The Social Housing Green Paper may well mark a seminal moment in the English housing sector. However, this may perhaps be more for what it ushered out than what it ushered in.
A number of notable policies introduced during the Cameron-Osborne years have been unceremoniously dumped or reversed:
– The High-value Assets Levy that was to be paid by councils to cover the cost of replacing homes sold by housing associations under the voluntary Right to Buy – gone
– The Housing and Planning Act 2016 contained powers to require councils to implement fixed-terms to new tenancies – this policy has been scrapped
– Consumer regulation was pared back in 2010 with the Tenant Services Authority infamously being made into ‘toast’ by then housing minister Grant Shapps. The Green Paper explores a number of options to beef up consumer regulation so it is on a par with economic regulation
– Performance league tables are being considered to allow meaningful comparison between social landlords. This was last possible when the Audit Commission and its KLOEs (key lines of enquiry) was in its pre-coalition government pomp, before being abolished
By and large all this has been welcomed by housing professionals. So what about what the Green Paper proposes as the foundations of the new English housing landscape? What seems likely to be taken forward to help rebuild relations between residents and landlords that have been sorely tested in the 14 months since the appalling tragedy at Grenfell Tower?
First, on empowering residents, tackling stigma and ensuring more effective resolution of complaints, housing providers will, in the main, support government proposals. As Optivo CEO and G15 chair Paul Hackett has already written in Inside Housing, there is already much good work being done by landlords to engage with tenants and residents. The trick is ensuring this is meaningful. Ensuring the existence of a simple, quick and effective customer complaints resolution process is a no-brainer.
Where there will be debate is on the proposal for performance league tables and linking this to decisions on government development funding. Although some will cringe at this rather blunt approach, many housing providers have moved ahead of the curve here too. The Sector Scorecard project has 307 members and reported its first anonymised results last October. The aim behind this suite of performance measures was to improve transparency, so it is not such a leap from here to league tables. Indeed, many landlords already voluntarily submit to comparative measures on customer experience and employee satisfaction.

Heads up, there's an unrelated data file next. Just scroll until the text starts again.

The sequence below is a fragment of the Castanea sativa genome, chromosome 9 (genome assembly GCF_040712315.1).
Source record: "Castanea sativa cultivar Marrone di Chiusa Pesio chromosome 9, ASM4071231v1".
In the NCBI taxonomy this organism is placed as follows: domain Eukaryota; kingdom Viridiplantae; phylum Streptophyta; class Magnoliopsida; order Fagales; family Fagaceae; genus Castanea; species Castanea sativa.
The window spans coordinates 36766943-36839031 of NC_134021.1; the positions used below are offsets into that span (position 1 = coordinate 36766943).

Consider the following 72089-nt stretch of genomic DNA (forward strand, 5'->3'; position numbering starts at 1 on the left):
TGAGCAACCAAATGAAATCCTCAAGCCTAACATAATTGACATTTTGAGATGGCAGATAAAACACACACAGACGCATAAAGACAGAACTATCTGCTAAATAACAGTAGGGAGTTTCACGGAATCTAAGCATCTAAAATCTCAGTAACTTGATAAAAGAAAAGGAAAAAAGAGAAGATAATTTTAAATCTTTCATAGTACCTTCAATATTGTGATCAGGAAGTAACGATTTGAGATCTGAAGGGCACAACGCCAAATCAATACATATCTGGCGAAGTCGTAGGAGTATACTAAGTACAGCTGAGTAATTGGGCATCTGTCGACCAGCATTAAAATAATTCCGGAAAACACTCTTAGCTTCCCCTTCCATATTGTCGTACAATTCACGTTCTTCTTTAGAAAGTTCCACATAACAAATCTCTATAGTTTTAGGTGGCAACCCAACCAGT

Second, the plan for a tougher approach to consumer regulation has surprised no-one. In many ways what the government is proposing would turn back the clock to the days of the time of the TSA. As the Green Paper says, for a glimpse of what the new consumer regulatory approach may look like, a visit to the Scottish Housing Regulator’s website should be instructive. The Green Paper also asks if the ‘serious detriment’ threshold should be removed from consumer regulation cases to bring the approach here more into line with the Regulator of Social Housing’s economic regulation – it seems highly likely this will be the case.
Third, the government is once again consulting on the Right to Buy. It may have been abolished in Scotland and Wales, but in England, the policy is set to continue – albeit in an amended form. The key issue at stake is the ability of local authorities to provide one-for-one replacements for those homes sold. This has been problematic since the available discounts were increased in 2012 (as explored in this recent paper by our client Savills for the LGA in June).
The government has said it wants to make the one-for-one replacement process easier. It is proposing the following steps:
– Allowing councils to keep Right to Buy receipts for longer than the current three years permitted
– Allowing greater flexibility over the tenure of replacement homes by including shared ownership
– Allowing a greater proportion of the cost of building new social rented homes to be met through Right to Buy receipts
These will all be welcomed, and the sector is likely to continue to press the case for Housing Revenue Account debt caps to be abolished and replaced with higher prudential limits.
Finally, will residents be safer as a result of the ideas set out in the Green Paper and will these steps prevent a repeat of the Grenfell Tower disaster? This remains difficult to answer, unfortunately.
We still don’t know if flammable cladding will be banned from high-rise accommodation in England. We do know that the government wants residents to have much greater insight to the performance of landlords. Whether this ultimately extends to procurement activities is unclear, although there is mention in the Green Paper of residents being able to pick service providers from an approved framework.
If the government extends the smoke and carbon monoxide alarm requirements for the private rented sector to the social sector this would be an immediate and important step. But just one step.
If the measures ultimately implemented as a result of this Green Paper mean landlords can confidently say their homes are built and maintained to such a high standard that the risk of a fatal fire is minimal, that will be a huge step forward. If residents are involved in the decision-making and scrutiny process to the extent that they can verify this claim for themselves and their neighbours, that will go a long way towards rebuilding trust.
Stuart Macdonald is Managing Director of See Media
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